That's why researchers at the Georgia Tech Research Institute (GTRI) are trying to reimagine information sharing through the introduction of Titan, an anonymous threat intelligence system that, for a small cost, seeks to lend a hand to organizations of all sizes. In devising the idea, engineers at GTRI determined that a need existed within the industry to communicate around threat data. Large organizations either relied on purchasing too many appliances for malware analysis – or they had to build their own – while smaller outfits didn't have the budget to do either. Yet most companies, no matter their spending ability, have one thing in common: Their security efforts are far too inward focused. 

“A lot of them think of this as their dirty laundry,” says Christopher Smoak, a research scientist at GTRI and one of the creators of Titan. “It's time for us to stop being scared about talking to each other. If we're not going to start building these bridges to share stuff with each other, then we might as well give up.” 

He even suggests sharing security intelligence during the times when organizations often are most reluctant, like during internal investigations, or, if they are permitted to, during a law enforcement probe. The more, the better, Smoak believes.

Titan of industry

There are already an abundance of efforts underway to share information, from email lists among a few trusted parties to nonprofit efforts like the Shadowserver Foundation to industry associations like FS-ISAC to for-profit threat feeds like Microsoft or VeriSign's iDefense Security Intelligence Services. Even the U.S. government is trying to get in on the game through the introduction of a number of bills in Congress, such as the controversial Cyber Intelligence Sharing and Protection Act (CISPA), which would regulate information sharing among the public and private sectors.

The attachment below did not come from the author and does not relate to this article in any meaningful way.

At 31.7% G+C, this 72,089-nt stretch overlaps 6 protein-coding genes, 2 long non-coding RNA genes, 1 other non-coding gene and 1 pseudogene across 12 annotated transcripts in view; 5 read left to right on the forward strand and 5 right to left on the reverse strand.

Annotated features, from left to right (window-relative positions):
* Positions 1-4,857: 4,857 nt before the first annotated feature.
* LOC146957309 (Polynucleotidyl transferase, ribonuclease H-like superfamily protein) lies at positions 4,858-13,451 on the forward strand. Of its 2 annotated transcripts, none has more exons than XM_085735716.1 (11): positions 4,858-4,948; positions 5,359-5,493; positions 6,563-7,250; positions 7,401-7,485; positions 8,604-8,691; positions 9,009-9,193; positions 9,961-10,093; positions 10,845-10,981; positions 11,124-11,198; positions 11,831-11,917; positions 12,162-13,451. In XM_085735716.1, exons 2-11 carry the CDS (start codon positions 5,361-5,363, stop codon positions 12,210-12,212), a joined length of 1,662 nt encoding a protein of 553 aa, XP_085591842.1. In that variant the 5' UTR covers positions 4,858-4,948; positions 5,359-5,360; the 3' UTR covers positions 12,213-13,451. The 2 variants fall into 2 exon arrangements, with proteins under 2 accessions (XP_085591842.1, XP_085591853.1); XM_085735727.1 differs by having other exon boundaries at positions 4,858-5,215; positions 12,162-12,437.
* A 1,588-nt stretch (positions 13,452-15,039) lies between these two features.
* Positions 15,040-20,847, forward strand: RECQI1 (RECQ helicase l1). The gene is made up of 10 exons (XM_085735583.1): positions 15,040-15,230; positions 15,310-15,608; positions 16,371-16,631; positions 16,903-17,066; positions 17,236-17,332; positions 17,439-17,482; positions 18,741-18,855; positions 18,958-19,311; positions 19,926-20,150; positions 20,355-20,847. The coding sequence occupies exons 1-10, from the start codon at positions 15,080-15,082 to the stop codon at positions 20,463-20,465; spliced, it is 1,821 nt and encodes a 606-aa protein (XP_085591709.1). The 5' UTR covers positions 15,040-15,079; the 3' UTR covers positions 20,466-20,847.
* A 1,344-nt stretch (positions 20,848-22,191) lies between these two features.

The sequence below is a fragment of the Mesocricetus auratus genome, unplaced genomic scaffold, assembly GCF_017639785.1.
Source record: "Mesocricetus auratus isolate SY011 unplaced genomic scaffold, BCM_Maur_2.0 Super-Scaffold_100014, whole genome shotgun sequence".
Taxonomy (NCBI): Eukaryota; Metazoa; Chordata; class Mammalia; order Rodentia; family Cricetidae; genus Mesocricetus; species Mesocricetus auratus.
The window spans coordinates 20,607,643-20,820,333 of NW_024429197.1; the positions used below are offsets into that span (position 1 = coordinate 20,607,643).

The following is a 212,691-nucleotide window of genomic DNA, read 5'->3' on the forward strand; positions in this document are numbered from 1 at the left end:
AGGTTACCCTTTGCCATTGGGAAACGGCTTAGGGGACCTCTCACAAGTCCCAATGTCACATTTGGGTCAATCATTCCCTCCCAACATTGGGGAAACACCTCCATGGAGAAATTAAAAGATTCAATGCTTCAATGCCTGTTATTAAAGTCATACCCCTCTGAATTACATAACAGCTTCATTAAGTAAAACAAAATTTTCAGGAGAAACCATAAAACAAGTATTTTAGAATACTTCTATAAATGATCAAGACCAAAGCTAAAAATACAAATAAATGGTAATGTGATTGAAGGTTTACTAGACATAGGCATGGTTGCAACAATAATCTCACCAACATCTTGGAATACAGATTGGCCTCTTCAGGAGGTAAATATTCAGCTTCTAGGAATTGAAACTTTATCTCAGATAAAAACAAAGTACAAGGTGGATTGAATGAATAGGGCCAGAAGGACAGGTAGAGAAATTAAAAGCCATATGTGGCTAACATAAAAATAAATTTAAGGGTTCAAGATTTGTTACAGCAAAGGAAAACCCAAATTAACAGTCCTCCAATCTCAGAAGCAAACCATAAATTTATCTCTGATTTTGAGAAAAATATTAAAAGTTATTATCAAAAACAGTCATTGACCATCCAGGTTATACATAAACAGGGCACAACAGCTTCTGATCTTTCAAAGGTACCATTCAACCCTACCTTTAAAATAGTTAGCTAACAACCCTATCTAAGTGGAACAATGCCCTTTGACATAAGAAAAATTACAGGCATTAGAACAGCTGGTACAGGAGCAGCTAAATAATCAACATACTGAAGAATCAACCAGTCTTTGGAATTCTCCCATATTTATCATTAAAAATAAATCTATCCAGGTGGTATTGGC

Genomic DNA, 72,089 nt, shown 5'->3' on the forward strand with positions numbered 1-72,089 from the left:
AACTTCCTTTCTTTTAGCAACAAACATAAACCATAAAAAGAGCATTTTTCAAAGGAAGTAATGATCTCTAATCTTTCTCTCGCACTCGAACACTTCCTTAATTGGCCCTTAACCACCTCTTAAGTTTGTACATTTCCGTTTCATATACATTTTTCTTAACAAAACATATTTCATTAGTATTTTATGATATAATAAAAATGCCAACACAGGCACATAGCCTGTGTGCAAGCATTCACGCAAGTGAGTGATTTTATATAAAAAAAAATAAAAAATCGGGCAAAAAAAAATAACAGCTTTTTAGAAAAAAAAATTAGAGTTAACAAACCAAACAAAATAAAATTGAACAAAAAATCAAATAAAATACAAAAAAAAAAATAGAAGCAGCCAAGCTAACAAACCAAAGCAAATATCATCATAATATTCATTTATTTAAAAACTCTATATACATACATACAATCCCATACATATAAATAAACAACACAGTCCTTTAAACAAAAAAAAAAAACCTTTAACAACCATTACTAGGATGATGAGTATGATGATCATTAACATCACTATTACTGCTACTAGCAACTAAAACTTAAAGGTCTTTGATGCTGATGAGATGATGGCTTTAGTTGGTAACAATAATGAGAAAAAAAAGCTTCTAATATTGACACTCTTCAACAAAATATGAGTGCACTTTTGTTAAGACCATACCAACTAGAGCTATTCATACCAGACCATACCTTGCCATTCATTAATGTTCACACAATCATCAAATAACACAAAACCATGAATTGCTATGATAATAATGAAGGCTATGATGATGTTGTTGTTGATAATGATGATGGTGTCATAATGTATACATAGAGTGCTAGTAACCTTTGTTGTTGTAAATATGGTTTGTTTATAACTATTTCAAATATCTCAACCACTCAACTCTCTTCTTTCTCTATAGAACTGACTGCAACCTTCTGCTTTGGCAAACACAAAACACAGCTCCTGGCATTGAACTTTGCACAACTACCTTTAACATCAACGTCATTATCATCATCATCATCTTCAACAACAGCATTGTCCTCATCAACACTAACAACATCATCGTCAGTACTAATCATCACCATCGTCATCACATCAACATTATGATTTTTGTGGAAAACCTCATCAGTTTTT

The key differentiator with Titan is accessibility and interaction, Smoak says. The portal is billed as a “community-driven” threat intelligence engine, operated by an entity with no cards in the game. It already has support from close to 20 organizations in industry and government, is receiving and processing more than 100,000 malware samples each day, and is scheduled to officially go live by the end of the summer. Smoak admits, though, that the portal will best work for reporting and retrieving information about mass malware, rather than more targeted threats, because that is what organizations are more likely to fess up about.